I love watching the Winter Games, and I eagerly anticipate its return every four years. It’s so much more than just sport—these are the moments athletes have worked toward their whole lives, and they travel across the world to compete on behalf of their country. To celebrate, here’s a list of six inspiring books written by or about these stunning athletes. In researching this list, it struck me that so many of these books focus on times of war or depression because the games create an opportunity in a dark time for hope, for an underdog to win, and for a country to come together to cheer one another on.
If you haven’t read UNBROKEN yet, move it to the top of your list! One of the most inspirational tales out there, this is the incredible true story of Louis Zamperini. In his youth, Zamperini was a delinquent who channeled his rebelliousness into running, which eventually led him to the Berlin games. As World War II loomed, he enlisted as an airman and embarked on an unforgettable journey: a doomed flight, a life raft, circling sharks, enemy fire, and an extraordinarily moving trial of endurance.
In boyhood, Louis Zamperini was an incorrigible delinquent. As a teenager, he channeled his defiance into running, discovering a prodigious talent that had carried him to the Berlin Olympics. But when World War II began, the athlete became an airman, embarking on a journey that led to a doomed flight on a May afternoon in 1943. When his Army Air Forces bomber crashed into the Pacific Ocean, against all odds, Zamperini survived, adrift on a foundering life raft. Ahead of Zamperini lay thousands of miles of open ocean, leaping sharks, thirst and starvation, enemy aircraft, and, beyond, a trial even greater.
The US women’s soccer team has become a beacon of hope for young girls everywhere who dream of becoming athletes. Abby Wambach, a two-time gold medalist, led her team not only as the highest goal scorer (male or female) in the history of soccer, but also as a fierce advocate for women’s rights. In FORWARD, she writes with candor about embracing challenges set in her path with courage and heart.
THE BOYS OF WINTER is about the team that taught us to believe. The 1980 US hockey team’s “Miracle on Ice” became the underdog story that captured America’s heart. Wayne Coffey vividly describes the chemistry the team had, and how this band of amateurs took on, and defeated, the Russian hockey juggernaut at the height of the Cold War.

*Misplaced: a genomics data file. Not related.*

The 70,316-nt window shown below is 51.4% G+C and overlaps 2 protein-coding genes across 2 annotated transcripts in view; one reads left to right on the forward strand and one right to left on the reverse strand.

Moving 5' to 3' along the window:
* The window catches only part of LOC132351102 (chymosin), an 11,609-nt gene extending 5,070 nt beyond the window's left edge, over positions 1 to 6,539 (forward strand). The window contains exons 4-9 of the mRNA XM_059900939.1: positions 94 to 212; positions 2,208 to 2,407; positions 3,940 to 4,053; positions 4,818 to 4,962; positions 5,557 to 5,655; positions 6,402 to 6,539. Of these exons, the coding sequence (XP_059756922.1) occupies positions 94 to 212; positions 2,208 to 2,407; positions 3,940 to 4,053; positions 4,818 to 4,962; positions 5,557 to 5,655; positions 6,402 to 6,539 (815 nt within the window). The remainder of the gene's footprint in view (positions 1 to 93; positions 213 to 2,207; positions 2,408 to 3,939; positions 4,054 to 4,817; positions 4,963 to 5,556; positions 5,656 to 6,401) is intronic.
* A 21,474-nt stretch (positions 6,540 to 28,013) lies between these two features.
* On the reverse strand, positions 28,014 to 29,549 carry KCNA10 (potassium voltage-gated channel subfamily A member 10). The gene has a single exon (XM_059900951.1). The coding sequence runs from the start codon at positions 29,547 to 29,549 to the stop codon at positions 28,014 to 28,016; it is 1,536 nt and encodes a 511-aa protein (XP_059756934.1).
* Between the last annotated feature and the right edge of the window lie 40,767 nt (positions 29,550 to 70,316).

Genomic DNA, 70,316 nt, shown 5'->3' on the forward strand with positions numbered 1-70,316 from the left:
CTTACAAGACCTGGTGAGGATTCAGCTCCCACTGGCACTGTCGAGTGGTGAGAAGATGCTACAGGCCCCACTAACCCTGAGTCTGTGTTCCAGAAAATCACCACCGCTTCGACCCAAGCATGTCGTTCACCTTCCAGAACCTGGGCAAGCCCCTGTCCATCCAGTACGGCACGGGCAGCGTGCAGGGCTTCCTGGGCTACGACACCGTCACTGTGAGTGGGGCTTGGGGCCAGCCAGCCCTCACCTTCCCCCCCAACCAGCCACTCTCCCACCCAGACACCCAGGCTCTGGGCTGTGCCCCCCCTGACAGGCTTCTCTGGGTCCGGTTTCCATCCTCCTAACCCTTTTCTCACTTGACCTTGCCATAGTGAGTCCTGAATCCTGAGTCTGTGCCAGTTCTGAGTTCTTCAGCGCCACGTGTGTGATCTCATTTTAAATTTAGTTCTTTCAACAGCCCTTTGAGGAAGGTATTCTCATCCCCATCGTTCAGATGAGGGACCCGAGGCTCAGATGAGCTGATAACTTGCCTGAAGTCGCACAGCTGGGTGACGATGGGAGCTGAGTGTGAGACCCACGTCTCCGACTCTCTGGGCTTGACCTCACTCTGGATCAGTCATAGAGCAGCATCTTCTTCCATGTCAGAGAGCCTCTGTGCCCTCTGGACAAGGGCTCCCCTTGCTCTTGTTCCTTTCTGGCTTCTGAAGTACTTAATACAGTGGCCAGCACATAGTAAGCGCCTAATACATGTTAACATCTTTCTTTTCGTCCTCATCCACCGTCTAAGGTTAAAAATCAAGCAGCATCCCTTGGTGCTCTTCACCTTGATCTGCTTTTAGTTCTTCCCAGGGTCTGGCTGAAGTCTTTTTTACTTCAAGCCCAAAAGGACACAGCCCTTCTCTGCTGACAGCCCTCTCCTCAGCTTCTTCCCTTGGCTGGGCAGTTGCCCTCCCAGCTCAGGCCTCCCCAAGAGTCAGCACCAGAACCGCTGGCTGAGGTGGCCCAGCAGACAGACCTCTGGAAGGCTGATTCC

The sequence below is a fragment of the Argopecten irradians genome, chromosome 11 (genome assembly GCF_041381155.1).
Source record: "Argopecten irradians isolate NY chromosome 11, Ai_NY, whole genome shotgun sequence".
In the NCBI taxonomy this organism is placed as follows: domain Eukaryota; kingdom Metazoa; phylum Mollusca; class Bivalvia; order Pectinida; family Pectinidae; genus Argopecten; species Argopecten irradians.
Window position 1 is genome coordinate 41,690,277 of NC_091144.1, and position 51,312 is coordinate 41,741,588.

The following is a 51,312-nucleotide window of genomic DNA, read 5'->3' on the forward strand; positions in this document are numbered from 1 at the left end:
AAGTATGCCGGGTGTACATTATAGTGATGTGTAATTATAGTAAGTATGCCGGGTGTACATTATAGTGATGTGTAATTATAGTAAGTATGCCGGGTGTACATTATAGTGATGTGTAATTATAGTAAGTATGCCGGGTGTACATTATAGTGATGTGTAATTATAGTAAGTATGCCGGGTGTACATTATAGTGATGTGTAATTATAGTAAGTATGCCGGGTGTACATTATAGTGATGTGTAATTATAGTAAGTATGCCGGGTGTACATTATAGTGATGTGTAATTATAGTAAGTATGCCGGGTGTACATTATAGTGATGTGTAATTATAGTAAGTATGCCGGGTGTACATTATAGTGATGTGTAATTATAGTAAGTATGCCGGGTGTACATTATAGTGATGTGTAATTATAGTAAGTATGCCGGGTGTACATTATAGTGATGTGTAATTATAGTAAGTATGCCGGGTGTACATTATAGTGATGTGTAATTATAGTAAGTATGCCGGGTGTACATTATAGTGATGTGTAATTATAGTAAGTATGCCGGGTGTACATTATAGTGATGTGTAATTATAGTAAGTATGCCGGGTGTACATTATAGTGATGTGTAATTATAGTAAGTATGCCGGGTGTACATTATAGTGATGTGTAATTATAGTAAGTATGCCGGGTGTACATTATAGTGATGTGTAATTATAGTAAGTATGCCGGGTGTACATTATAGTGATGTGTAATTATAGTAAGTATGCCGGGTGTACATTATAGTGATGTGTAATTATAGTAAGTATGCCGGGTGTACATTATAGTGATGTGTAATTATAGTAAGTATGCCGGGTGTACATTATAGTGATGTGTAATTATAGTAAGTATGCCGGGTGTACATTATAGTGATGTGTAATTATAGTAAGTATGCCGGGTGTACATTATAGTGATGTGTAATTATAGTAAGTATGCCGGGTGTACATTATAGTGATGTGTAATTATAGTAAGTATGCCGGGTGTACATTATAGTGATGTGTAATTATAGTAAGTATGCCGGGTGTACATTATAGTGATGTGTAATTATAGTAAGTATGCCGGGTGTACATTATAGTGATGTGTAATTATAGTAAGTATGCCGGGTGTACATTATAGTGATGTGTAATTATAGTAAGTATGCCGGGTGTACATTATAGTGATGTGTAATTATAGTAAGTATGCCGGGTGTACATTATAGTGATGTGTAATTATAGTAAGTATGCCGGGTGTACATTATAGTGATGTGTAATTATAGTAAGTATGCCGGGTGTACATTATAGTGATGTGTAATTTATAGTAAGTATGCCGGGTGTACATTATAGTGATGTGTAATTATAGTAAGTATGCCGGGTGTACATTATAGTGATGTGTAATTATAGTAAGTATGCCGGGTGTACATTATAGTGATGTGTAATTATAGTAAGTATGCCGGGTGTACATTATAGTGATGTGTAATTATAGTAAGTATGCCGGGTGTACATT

I had the pleasure of hearing Julie Checkoway speak about her book a few years ago, and the way she discussed the kids in this book has remained with me. In 1937, a schoolteacher on the Hawaiian island of Maui inspired a group of children to overcome insurmountable odds and train for the games. This band of Japanese American kids didn’t have a pool to train in, so they swam in the filthy irrigation ditches that wound down the hills into the sugarcane fields. Soon racing competitors twice their size and shattering records, the children became national champs and fought for their shot at glory.
THE BOYS IN THE BOAT is a story of finding hope in the most desperate of times. A ragtag rowing team made up of the sons of loggers, farmers, and shipyard workers came together to crew for the University of Washington. Never expected to beat out the elite teams of the East Coast let alone make it to the tournament, they went on to defeat the German team rowing for Adolf Hitler in 1936. This book has emotional heart, riveting history, and elicits a swell of pride for the American underdogs as they pull off the impossible.
Re-creating the history of an entire era through the delicate hull of a racing shell, this is the improbable story of the University of Washington’s 1936 eight-oar crew and their epic quest for an Olympic gold medal: nine working-class boys from the American West who, in the depths of the Great Depression, showed the world the meaning of commitment, determination, and optimism.
She’s America’s sweetheart: the bubbly gymnast who worked her way from foster care to the 2016 Olympic team. Simone Biles now has a combined total of 19 medals, making her the most decorated American gymnast. In COURAGE TO SOAR, Biles shares her own personal and inspirational story, and describes how small acts of courage helped her achieve her goals.